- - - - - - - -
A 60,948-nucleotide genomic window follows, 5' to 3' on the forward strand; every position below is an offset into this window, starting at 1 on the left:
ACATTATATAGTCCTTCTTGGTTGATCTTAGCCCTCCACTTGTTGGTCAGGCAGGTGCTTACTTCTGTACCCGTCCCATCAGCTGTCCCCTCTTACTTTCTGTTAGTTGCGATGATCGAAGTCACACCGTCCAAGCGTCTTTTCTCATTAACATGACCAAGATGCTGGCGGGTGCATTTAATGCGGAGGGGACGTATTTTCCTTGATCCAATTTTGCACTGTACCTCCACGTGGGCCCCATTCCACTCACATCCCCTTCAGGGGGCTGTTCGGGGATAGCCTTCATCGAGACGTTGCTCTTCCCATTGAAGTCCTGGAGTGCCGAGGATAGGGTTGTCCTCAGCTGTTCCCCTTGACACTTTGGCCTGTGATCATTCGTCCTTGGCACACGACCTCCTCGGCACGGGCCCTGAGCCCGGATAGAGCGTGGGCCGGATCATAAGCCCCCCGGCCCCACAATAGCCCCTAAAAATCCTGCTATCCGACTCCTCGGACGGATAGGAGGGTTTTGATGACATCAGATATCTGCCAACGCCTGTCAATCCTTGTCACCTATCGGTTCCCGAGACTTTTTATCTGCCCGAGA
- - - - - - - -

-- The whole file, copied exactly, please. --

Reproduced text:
A 60,948-nucleotide genomic window follows, 5' to 3' on the forward strand; every position below is an offset into this window, starting at 1 on the left:
ACATTATATAGTCCTTCTTGGTTGATCTTAGCCCTCCACTTGTTGGTCAGGCAGGTGCTTACTTCTGTACCCGTCCCATCAGCTGTCCCCTCTTACTTTCTGTTAGTTGCGATGATCGAAGTCACACCGTCCAAGCGTCTTTTCTCATTAACATGACCAAGATGCTGGCGGGTGCATTTAATGCGGAGGGGACGTATTTTCCTTGATCCAATTTTGCACTGTACCTCCACGTGGGCCCCATTCCACTCACATCCCCTTCAGGGGGCTGTTCGGGGATAGCCTTCATCGAGACGTTGCTCTTCCCATTGAAGTCCTGGAGTGCCGAGGATAGGGTTGTCCTCAGCTGTTCCCCTTGACACTTTGGCCTGTGATCATTCGTCCTTGGCACACGACCTCCTCGGCACGGGCCCTGAGCCCGGATAGAGCGTGGGCCGGATCATAAGCCCCCCGGCCCCACAATAGCCCCTAAAAATCCTGCTATCCGACTCCTCGGACGGATAGGAGGGTTTTGATGACATCAGATATCTGCCAACGCCTGTCAATCCTTGTCACCTATCGGTTCCCGAGACTTTTTATCTGCCCGAGA